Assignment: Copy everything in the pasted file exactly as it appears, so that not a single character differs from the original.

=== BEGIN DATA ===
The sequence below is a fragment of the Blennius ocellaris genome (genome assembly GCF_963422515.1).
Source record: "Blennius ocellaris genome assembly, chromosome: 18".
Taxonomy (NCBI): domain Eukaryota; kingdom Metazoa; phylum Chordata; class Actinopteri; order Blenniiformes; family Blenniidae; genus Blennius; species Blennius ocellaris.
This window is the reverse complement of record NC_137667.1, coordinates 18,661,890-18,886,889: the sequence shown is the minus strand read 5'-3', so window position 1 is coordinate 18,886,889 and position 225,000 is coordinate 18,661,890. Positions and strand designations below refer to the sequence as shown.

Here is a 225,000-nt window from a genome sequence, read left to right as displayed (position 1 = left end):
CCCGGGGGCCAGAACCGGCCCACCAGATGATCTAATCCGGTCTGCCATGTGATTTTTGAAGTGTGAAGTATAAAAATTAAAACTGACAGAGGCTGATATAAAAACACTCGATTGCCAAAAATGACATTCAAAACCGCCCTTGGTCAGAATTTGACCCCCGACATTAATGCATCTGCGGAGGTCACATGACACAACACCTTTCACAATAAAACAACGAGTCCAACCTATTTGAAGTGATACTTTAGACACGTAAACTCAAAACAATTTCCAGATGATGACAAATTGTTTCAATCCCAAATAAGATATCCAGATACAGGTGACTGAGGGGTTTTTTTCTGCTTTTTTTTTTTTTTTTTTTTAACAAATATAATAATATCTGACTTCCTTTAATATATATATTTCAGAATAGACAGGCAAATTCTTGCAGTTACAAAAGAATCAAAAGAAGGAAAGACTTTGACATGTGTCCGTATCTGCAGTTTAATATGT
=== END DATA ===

The sequence below is a fragment of the Blennius ocellaris genome (genome assembly GCF_963422515.1).
Source record: "Blennius ocellaris genome assembly, chromosome: 18".
Taxonomy (NCBI): domain Eukaryota; kingdom Metazoa; phylum Chordata; class Actinopteri; order Blenniiformes; family Blenniidae; genus Blennius; species Blennius ocellaris.
This window is the reverse complement of record NC_137667.1, coordinates 18,661,890-18,886,889: the sequence shown is the minus strand read 5'-3', so window position 1 is coordinate 18,886,889 and position 225,000 is coordinate 18,661,890. Positions and strand designations below refer to the sequence as shown.

Here is a 225,000-nt window from a genome sequence, read left to right as displayed (position 1 = left end):
CCCGGGGGCCAGAACCGGCCCACCAGATGATCTAATCCGGTCTGCCATGTGATTTTTGAAGTGTGAAGTATAAAAATTAAAACTGACAGAGGCTGATATAAAAACACTCGATTGCCAAAAATGACATTCAAAACCGCCCTTGGTCAGAATTTGACCCCCGACATTAATGCATCTGCGGAGGTCACATGACACAACACCTTTCACAATAAAACAACGAGTCCAACCTATTTGAAGTGATACTTTAGACACGTAAACTCAAAACAATTTCCAGATGATGACAAATTGTTTCAATCCCAAATAAGATATCCAGATACAGGTGACTGAGGGGTTTTTTTCTGCTTTTTTTTTTTTTTTTTTTTAACAAATATAATAATATCTGACTTCCTTTAATATATATATTTCAGAATAGACAGGCAAATTCTTGCAGTTACAAAAGAATCAAAAGAAGGAAAGACTTTGACATGTGTCCGTATCTGCAGTTTAATATGT